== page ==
Shakespearience 3: Helena’s Fantasies (Part 1)

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I promised last time to discuss a female character’s fantasies, and the character I had in mind was Helena from All’s Well that Ends Well. In the curious first scene of that play, Paroles (a posturing soldier) asks her with a leer, ‘Are you meditating on virginity?’ Helena’s reply suggests a witty wench on the defensive, ‘Man is enemy to virginity. How might we barricado it against him?’. They each go on, playing their assumed parts, but their slightly jaded and pretentious conversation changes when Helena suddenly asks, ‘How might one do, sir, to lose it to her own liking?’

This is stunningly direct and serious and, I think, a great moment of unashamed female sexuality.

Not that it makes any difference at all to Paroles, who rolls on regardless in his rather unconvincing ‘gather ye rosebuds’ way. It’s unconvincing because he’s not really interested in Helena’s rosebud. Quite the contrary, in fact. He imagines it as rotting fruit, crawling with maggots, before trailing into his disgusted conclusion and negligent question: ‘’tis a withered pear. Will you anything with it?’

This cues one of the most bewildering speeches in Shakespeare. The first thing to notice is that Helena responds to Paroles’s misogyny by switching to verse:

Not my virginity yet—
There shall your master have a thousand loves,
A mother, and a mistress, and a friend,
A phoenix, captain, and an enemy,
A guide, a goddess, and a sovereign,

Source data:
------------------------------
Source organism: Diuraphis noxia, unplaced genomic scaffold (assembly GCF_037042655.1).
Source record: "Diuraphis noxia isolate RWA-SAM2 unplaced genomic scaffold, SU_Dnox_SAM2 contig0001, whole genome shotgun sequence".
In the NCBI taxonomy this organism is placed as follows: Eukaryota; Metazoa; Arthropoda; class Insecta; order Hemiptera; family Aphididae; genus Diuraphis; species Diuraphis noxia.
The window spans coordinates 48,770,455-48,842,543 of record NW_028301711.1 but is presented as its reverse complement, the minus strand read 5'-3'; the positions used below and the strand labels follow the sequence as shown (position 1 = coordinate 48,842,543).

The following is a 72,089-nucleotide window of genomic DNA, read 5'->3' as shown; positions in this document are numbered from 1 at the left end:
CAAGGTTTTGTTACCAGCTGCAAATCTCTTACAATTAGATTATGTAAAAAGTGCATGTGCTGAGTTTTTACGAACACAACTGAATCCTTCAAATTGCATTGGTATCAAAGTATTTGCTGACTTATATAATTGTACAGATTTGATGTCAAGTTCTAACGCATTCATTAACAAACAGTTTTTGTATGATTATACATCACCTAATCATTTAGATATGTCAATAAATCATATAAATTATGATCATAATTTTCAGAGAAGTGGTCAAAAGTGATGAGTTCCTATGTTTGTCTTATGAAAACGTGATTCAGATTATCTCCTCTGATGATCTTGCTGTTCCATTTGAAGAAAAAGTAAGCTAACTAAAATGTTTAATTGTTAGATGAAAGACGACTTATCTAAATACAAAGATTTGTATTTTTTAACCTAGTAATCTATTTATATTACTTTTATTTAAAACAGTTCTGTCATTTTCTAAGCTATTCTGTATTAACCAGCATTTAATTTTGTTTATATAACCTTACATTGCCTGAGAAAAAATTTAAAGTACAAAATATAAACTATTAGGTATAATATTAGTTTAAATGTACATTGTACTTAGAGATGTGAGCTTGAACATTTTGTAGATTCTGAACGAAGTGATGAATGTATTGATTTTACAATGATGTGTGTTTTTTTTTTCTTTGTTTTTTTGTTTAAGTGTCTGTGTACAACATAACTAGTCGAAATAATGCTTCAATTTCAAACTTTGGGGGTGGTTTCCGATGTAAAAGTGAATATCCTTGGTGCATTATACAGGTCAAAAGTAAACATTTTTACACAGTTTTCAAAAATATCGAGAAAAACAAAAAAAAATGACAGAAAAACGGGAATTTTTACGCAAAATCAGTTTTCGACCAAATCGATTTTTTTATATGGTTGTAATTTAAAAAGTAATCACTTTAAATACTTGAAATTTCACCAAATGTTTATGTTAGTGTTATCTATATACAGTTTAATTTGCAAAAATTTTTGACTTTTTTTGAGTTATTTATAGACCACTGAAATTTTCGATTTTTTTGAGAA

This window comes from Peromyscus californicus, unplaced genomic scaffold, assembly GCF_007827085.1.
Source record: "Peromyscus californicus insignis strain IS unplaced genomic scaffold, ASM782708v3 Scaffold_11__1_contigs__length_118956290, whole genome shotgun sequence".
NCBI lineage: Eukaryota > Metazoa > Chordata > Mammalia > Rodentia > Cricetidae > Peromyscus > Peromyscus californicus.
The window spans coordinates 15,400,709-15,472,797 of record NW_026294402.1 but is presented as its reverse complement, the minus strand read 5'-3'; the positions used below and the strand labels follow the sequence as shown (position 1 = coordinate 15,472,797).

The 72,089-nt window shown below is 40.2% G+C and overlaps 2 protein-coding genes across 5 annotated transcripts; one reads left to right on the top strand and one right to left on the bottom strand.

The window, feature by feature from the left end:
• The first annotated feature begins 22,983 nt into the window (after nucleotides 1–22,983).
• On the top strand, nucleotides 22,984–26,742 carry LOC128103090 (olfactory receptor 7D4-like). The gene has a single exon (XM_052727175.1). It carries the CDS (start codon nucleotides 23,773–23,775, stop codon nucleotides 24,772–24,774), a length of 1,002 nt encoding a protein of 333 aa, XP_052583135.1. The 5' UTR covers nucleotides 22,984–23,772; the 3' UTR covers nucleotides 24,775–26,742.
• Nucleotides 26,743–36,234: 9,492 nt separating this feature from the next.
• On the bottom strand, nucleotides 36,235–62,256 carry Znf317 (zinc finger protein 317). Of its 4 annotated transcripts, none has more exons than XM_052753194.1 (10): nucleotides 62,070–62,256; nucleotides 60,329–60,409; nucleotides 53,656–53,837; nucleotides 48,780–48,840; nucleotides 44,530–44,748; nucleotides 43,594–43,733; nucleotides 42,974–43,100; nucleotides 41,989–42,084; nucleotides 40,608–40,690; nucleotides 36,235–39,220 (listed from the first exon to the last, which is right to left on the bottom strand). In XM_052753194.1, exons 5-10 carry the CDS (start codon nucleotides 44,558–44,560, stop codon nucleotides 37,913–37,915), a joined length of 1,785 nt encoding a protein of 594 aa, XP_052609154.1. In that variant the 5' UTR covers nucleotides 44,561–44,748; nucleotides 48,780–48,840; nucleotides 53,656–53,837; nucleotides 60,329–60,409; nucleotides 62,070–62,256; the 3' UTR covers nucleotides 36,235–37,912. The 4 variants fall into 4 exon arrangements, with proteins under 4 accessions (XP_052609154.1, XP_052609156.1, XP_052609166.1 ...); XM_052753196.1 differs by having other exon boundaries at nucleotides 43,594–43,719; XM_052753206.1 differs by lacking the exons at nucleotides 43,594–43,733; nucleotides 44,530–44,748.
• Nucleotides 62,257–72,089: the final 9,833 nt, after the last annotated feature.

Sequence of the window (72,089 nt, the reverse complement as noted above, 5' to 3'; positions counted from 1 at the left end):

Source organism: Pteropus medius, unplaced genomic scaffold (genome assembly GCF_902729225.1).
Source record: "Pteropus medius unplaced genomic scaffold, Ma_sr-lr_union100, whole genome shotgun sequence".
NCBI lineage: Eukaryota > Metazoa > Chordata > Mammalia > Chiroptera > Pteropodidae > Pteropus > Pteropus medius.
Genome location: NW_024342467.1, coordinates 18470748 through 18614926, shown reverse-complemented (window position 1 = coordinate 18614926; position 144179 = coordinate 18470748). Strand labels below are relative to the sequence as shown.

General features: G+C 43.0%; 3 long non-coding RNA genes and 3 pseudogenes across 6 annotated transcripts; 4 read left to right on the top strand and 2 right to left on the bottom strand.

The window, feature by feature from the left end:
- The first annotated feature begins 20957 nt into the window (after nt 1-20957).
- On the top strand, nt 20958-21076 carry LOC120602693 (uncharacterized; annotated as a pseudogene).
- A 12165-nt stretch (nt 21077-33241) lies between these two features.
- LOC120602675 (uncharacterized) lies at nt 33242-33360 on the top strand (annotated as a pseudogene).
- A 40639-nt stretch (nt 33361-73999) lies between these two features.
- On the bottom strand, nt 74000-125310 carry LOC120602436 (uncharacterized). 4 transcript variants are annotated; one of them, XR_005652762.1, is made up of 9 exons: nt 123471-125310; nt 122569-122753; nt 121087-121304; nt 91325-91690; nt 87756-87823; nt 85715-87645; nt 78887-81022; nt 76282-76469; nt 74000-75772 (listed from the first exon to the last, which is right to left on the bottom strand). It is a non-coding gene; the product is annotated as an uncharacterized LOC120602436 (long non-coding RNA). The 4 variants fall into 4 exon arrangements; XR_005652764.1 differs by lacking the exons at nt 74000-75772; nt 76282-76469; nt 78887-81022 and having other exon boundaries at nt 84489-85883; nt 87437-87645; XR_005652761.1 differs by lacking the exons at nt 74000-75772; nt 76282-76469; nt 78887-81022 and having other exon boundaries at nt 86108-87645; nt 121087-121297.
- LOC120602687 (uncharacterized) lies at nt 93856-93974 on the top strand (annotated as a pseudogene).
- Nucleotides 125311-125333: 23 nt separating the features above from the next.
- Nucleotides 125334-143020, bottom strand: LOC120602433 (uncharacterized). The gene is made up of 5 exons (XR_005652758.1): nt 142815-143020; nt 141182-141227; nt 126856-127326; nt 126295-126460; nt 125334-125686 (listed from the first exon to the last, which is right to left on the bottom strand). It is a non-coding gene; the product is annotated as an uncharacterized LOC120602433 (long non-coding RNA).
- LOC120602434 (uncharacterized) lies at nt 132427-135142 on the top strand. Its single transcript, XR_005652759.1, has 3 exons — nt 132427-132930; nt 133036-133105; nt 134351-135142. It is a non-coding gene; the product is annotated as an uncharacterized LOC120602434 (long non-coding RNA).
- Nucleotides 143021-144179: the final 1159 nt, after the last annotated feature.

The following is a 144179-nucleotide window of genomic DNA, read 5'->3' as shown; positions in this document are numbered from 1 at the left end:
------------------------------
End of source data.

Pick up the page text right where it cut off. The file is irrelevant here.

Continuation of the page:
A counselor, a traitress, and a dear;
His humble ambition, proud humility,
His jarring-concord, and his discord-dulcet,
His faith, his sweet disaster; with a world
Of pretty, fond adoptious christendoms
That blinking Cupid gossips. Now shall he—
I know not what he shall. God send him well!
The court’s a learning place, and he is one—

Well. Verse makes for more deliberately patterned speech, but I imagine you’ll agree that Helena’s switch into verse doesn’t make for clearer meanings here. But perhaps it is meant to encourage us to look for a more mysterious kind of significance, one which defeats easy paraphrase: an order not of cliché but of complex EXPERIENCE, one which we can’t understand without vicariously undergoing it for ourselves.

So, once more into the breach, dear friends!

We’ll have to postpone a full exploration of the speech till next time but let’s make a start here. One thing to note before we do is that ‘your master’ refers to Count Bertram, with whom Helena is in love. Then a good place to begin, perhaps, is the ambiguity of that ‘yet’. ‘’Tis a withered pear. Will you anything with it?’, says Paroles. And perhaps Helena is saying, ‘Not YET, I won’t’. Or ‘yet’ might just mean ‘but’. ‘Not my virginity but—’ But what would THAT mean in the context of the speech? Maybe she is so vividly and precipitously imagining doing things with her virginity that she can’t honestly lay claim to it anymore.

Do something with virginity and it’s gone!

Of course when Shakespeare’s characters are speaking with this sort of intensity and urgency, they often mean more than one thing, and that goes for Helena here. She’s not imagining doing anything with her virginity YET. And yet, she IS imagining doing—she can’t help but imagine doing—that virginity-dispersing thing, and many times. Shakespeare is admirably sexually frank in this speech. ‘There’ can only mean ‘my virginity’ and ‘there shall your master have A THOUSAND loves!’ Which reminds me that we may take Helena to mean that she’s not going to do anything with her virginity herself because it’s not for HER to do things with.